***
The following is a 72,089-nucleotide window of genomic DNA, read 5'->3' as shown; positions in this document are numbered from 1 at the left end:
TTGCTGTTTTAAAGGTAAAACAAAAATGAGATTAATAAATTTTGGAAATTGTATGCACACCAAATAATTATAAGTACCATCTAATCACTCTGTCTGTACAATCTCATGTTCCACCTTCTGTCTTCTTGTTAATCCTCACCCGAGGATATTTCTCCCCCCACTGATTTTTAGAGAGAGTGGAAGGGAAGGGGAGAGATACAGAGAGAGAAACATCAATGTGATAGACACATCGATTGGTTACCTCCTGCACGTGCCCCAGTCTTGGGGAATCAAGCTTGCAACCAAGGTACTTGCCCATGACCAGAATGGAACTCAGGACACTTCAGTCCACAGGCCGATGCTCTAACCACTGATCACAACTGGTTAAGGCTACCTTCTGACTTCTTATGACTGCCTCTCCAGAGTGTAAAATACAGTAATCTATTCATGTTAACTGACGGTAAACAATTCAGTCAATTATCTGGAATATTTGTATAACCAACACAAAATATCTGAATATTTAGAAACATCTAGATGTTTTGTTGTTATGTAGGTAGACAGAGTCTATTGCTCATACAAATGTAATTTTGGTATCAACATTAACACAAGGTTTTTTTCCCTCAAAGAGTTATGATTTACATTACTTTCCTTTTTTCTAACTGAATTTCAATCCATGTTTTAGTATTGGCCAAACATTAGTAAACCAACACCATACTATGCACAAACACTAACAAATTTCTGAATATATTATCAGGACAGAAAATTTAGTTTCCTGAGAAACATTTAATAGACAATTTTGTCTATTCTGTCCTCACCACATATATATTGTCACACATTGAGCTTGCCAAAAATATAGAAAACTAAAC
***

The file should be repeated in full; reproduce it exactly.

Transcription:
The following is a 72,089-nucleotide window of genomic DNA, read 5'->3' as shown; positions in this document are numbered from 1 at the left end:
TTGCTGTTTTAAAGGTAAAACAAAAATGAGATTAATAAATTTTGGAAATTGTATGCACACCAAATAATTATAAGTACCATCTAATCACTCTGTCTGTACAATCTCATGTTCCACCTTCTGTCTTCTTGTTAATCCTCACCCGAGGATATTTCTCCCCCCACTGATTTTTAGAGAGAGTGGAAGGGAAGGGGAGAGATACAGAGAGAGAAACATCAATGTGATAGACACATCGATTGGTTACCTCCTGCACGTGCCCCAGTCTTGGGGAATCAAGCTTGCAACCAAGGTACTTGCCCATGACCAGAATGGAACTCAGGACACTTCAGTCCACAGGCCGATGCTCTAACCACTGATCACAACTGGTTAAGGCTACCTTCTGACTTCTTATGACTGCCTCTCCAGAGTGTAAAATACAGTAATCTATTCATGTTAACTGACGGTAAACAATTCAGTCAATTATCTGGAATATTTGTATAACCAACACAAAATATCTGAATATTTAGAAACATCTAGATGTTTTGTTGTTATGTAGGTAGACAGAGTCTATTGCTCATACAAATGTAATTTTGGTATCAACATTAACACAAGGTTTTTTTCCCTCAAAGAGTTATGATTTACATTACTTTCCTTTTTTCTAACTGAATTTCAATCCATGTTTTAGTATTGGCCAAACATTAGTAAACCAACACCATACTATGCACAAACACTAACAAATTTCTGAATATATTATCAGGACAGAAAATTTAGTTTCCTGAGAAACATTTAATAGACAATTTTGTCTATTCTGTCCTCACCACATATATATTGTCACACATTGAGCTTGCCAAAAATATAGAAAACTAAAC